Before starting our tour of Monticello, I'd like to give you some historical facts that might help you appreciate what you see today even more.
Monticello was the very much loved home of Thomas Jefferson for over fifty years.
Jefferson, who was, of course, President, was also a great reader and language enthusiast.
He read widely on different subjects, including architecture.
He wasn't formally trained in architecture, but as a result of his study and observation of other buildings, he was able to help design and build the house.
He chose the site himself, naming the estate "Monticello," which means "little mountain" in Italian.
In fact, many of the ideas behind the design also came from the Italian architect Andrea Palladio, who lived in the sixteenth century and who had a great influence on the architecture of England.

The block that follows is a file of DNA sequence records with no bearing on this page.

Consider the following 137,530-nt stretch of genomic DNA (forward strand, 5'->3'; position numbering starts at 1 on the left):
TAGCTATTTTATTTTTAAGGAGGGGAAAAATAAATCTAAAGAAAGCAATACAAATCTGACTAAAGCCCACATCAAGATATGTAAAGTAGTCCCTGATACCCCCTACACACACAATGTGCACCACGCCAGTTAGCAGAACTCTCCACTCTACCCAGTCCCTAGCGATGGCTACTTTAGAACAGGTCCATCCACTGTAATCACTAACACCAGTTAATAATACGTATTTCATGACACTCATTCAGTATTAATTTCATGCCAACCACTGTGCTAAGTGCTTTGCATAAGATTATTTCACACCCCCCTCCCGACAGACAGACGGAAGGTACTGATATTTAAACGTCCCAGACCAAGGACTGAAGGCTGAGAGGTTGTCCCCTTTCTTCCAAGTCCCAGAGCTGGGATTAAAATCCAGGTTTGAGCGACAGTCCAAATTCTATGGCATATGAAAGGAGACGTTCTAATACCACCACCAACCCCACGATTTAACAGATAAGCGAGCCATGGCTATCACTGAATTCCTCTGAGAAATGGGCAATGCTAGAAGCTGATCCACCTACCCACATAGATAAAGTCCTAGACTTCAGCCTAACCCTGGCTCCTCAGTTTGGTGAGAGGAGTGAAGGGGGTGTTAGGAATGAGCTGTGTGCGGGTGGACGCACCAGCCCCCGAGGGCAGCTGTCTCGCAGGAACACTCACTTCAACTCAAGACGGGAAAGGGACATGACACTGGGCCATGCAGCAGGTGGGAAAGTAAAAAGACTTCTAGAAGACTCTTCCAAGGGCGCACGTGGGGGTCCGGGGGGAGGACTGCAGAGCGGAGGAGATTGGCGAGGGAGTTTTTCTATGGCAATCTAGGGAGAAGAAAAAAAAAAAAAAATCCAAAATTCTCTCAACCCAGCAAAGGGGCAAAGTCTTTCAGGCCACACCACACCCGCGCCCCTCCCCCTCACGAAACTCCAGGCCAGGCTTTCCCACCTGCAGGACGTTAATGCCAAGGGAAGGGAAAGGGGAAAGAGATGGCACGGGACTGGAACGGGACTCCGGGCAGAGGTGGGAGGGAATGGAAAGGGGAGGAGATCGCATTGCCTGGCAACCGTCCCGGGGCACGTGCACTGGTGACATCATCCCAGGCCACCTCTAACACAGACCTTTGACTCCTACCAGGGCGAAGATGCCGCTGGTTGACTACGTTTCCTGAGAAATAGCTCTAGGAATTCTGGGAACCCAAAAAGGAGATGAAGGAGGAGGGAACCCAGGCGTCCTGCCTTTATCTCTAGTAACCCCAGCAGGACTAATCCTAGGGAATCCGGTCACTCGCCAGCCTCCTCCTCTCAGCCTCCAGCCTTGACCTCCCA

Jefferson, however, ignored one of Palladio's principles, that is, not to build in a high place.
Monticello's elevation made the transportation of what was needed at the house—for example, food—especially difficult.
But the view from the estate would not be as spectacular if Jefferson had followed Palladio's advice;
there really is no boundary between the house and the nature around it, and so Jefferson was able to look out on his beloved state of Virginia from his wonderful vantage point.
Now we'll go on to Jefferson's library.